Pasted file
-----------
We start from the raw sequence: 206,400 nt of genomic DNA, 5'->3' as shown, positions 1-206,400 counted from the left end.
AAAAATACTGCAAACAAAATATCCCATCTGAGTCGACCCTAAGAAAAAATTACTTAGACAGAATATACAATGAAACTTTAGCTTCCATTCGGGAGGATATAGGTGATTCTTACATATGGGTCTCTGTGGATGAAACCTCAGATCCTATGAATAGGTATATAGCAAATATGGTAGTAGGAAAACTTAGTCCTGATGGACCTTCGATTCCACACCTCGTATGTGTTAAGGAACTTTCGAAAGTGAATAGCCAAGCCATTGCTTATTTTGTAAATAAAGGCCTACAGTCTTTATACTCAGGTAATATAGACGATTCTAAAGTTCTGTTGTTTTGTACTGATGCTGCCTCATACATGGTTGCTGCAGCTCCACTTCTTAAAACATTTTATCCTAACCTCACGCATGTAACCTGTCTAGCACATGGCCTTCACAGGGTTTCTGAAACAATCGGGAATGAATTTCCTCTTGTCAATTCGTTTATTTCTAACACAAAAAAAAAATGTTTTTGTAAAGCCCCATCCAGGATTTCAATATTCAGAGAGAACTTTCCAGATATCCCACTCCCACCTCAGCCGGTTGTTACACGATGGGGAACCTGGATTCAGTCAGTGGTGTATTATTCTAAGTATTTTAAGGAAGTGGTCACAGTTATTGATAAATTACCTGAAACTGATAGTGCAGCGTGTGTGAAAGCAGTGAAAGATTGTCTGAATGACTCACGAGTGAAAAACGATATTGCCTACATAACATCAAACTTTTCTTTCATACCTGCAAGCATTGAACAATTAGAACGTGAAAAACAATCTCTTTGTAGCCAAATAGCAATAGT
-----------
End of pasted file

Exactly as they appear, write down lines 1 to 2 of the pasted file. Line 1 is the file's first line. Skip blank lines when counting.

We start from the raw sequence: 206,400 nt of genomic DNA, 5'->3' as shown, positions 1-206,400 counted from the left end.
AAAAATACTGCAAACAAAATATCCCATCTGAGTCGACCCTAAGAAAAAATTACTTAGACAGAATATACAATGAAACTTTAGCTTCCATTCGGGAGGATATAGGTGATTCTTACATATGGGTCTCTGTGGATGAAACCTCAGATCCTATGAATAGGTATATAGCAAATATGGTAGTAGGAAAACTTAGTCCTGATGGACCTTCGATTCCACACCTCGTATGTGTTAAGGAACTTTCGAAAGTGAATAGCCAAGCCATTGCTTATTTTGTAAATAAAGGCCTACAGTCTTTATACTCAGGTAATATAGACGATTCTAAAGTTCTGTTGTTTTGTACTGATGCTGCCTCATACATGGTTGCTGCAGCTCCACTTCTTAAAACATTTTATCCTAACCTCACGCATGTAACCTGTCTAGCACATGGCCTTCACAGGGTTTCTGAAACAATCGGGAATGAATTTCCTCTTGTCAATTCGTTTATTTCTAACACAAAAAAAAAATGTTTTTGTAAAGCCCCATCCAGGATTTCAATATTCAGAGAGAACTTTCCAGATATCCCACTCCCACCTCAGCCGGTTGTTACACGATGGGGAACCTGGATTCAGTCAGTGGTGTATTATTCTAAGTATTTTAAGGAAGTGGTCACAGTTATTGATAAATTACCTGAAACTGATAGTGCAGCGTGTGTGAAAGCAGTGAAAGATTGTCTGAATGACTCACGAGTGAAAAACGATATTGCCTACATAACATCAAACTTTTCTTTCATACCTGCAAGCATTGAACAATTAGAACGTGAAAAACAATCTCTTTGTAGCCAAATAGCAATAGT